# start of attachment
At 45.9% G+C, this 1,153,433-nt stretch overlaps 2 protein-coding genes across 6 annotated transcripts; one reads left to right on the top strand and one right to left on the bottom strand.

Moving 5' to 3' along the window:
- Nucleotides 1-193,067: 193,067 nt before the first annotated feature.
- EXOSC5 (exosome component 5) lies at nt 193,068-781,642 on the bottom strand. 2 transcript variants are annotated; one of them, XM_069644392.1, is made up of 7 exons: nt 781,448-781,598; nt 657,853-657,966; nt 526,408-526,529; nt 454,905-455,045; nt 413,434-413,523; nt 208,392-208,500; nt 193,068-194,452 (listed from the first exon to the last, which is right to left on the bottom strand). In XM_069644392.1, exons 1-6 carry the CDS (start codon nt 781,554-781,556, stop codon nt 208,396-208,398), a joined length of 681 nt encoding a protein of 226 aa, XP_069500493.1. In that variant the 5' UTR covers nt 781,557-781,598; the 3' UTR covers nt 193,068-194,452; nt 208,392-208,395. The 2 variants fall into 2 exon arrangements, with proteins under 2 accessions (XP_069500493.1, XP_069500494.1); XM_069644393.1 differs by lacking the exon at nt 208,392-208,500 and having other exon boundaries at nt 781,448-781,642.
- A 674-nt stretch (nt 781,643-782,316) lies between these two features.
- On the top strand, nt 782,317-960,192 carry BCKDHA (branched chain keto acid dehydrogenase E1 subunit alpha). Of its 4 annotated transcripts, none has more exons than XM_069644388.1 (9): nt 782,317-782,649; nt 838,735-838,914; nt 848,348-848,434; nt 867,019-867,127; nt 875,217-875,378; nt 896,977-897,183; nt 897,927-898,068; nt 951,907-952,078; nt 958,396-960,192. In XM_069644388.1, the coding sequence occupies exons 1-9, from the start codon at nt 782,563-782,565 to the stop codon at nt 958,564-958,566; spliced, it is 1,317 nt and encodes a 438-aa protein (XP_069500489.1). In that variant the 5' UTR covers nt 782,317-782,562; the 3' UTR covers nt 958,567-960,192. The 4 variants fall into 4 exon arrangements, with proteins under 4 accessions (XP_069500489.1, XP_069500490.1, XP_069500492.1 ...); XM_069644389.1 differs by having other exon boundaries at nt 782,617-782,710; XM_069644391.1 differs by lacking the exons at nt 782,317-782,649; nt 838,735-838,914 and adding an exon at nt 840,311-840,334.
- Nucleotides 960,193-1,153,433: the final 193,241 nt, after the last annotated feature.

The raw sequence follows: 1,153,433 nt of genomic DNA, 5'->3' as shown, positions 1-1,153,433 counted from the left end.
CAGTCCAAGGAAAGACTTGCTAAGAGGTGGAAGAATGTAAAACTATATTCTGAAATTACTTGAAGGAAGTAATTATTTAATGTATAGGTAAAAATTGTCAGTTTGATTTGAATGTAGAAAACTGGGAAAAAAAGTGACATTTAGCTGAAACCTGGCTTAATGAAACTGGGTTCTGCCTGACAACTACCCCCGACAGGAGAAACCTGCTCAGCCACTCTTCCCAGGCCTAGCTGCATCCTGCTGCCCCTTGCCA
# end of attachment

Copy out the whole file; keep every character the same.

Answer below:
At 45.9% G+C, this 1,153,433-nt stretch overlaps 2 protein-coding genes across 6 annotated transcripts; one reads left to right on the top strand and one right to left on the bottom strand.

Moving 5' to 3' along the window:
- Nucleotides 1-193,067: 193,067 nt before the first annotated feature.
- EXOSC5 (exosome component 5) lies at nt 193,068-781,642 on the bottom strand. 2 transcript variants are annotated; one of them, XM_069644392.1, is made up of 7 exons: nt 781,448-781,598; nt 657,853-657,966; nt 526,408-526,529; nt 454,905-455,045; nt 413,434-413,523; nt 208,392-208,500; nt 193,068-194,452 (listed from the first exon to the last, which is right to left on the bottom strand). In XM_069644392.1, exons 1-6 carry the CDS (start codon nt 781,554-781,556, stop codon nt 208,396-208,398), a joined length of 681 nt encoding a protein of 226 aa, XP_069500493.1. In that variant the 5' UTR covers nt 781,557-781,598; the 3' UTR covers nt 193,068-194,452; nt 208,392-208,395. The 2 variants fall into 2 exon arrangements, with proteins under 2 accessions (XP_069500493.1, XP_069500494.1); XM_069644393.1 differs by lacking the exon at nt 208,392-208,500 and having other exon boundaries at nt 781,448-781,642.
- A 674-nt stretch (nt 781,643-782,316) lies between these two features.
- On the top strand, nt 782,317-960,192 carry BCKDHA (branched chain keto acid dehydrogenase E1 subunit alpha). Of its 4 annotated transcripts, none has more exons than XM_069644388.1 (9): nt 782,317-782,649; nt 838,735-838,914; nt 848,348-848,434; nt 867,019-867,127; nt 875,217-875,378; nt 896,977-897,183; nt 897,927-898,068; nt 951,907-952,078; nt 958,396-960,192. In XM_069644388.1, the coding sequence occupies exons 1-9, from the start codon at nt 782,563-782,565 to the stop codon at nt 958,564-958,566; spliced, it is 1,317 nt and encodes a 438-aa protein (XP_069500489.1). In that variant the 5' UTR covers nt 782,317-782,562; the 3' UTR covers nt 958,567-960,192. The 4 variants fall into 4 exon arrangements, with proteins under 4 accessions (XP_069500489.1, XP_069500490.1, XP_069500492.1 ...); XM_069644389.1 differs by having other exon boundaries at nt 782,617-782,710; XM_069644391.1 differs by lacking the exons at nt 782,317-782,649; nt 838,735-838,914 and adding an exon at nt 840,311-840,334.
- Nucleotides 960,193-1,153,433: the final 193,241 nt, after the last annotated feature.

The raw sequence follows: 1,153,433 nt of genomic DNA, 5'->3' as shown, positions 1-1,153,433 counted from the left end.
CAGTCCAAGGAAAGACTTGCTAAGAGGTGGAAGAATGTAAAACTATATTCTGAAATTACTTGAAGGAAGTAATTATTTAATGTATAGGTAAAAATTGTCAGTTTGATTTGAATGTAGAAAACTGGGAAAAAAAGTGACATTTAGCTGAAACCTGGCTTAATGAAACTGGGTTCTGCCTGACAACTACCCCCGACAGGAGAAACCTGCTCAGCCACTCTTCCCAGGCCTAGCTGCATCCTGCTGCCCCTTGCCA